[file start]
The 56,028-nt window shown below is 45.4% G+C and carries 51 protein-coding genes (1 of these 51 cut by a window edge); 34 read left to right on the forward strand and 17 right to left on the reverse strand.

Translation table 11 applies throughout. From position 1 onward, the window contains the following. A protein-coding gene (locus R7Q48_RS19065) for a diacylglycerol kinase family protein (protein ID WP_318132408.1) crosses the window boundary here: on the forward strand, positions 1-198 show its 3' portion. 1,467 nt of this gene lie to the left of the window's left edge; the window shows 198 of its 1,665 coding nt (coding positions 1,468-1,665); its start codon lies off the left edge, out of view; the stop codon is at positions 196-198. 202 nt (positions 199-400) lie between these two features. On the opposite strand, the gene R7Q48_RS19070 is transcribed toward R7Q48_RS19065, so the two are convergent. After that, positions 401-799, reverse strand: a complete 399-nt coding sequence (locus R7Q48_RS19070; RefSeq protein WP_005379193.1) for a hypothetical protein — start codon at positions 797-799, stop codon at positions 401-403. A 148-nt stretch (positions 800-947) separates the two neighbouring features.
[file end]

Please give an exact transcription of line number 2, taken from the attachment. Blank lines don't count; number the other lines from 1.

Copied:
Translation table 11 applies throughout. From position 1 onward, the window contains the following. A protein-coding gene (locus R7Q48_RS19065) for a diacylglycerol kinase family protein (protein ID WP_318132408.1) crosses the window boundary here: on the forward strand, positions 1-198 show its 3' portion. 1,467 nt of this gene lie to the left of the window's left edge; the window shows 198 of its 1,665 coding nt (coding positions 1,468-1,665); its start codon lies off the left edge, out of view; the stop codon is at positions 196-198. 202 nt (positions 199-400) lie between these two features. On the opposite strand, the gene R7Q48_RS19070 is transcribed toward R7Q48_RS19065, so the two are convergent. After that, positions 401-799, reverse strand: a complete 399-nt coding sequence (locus R7Q48_RS19070; RefSeq protein WP_005379193.1) for a hypothetical protein — start codon at positions 797-799, stop codon at positions 401-403. A 148-nt stretch (positions 800-947) separates the two neighbouring features.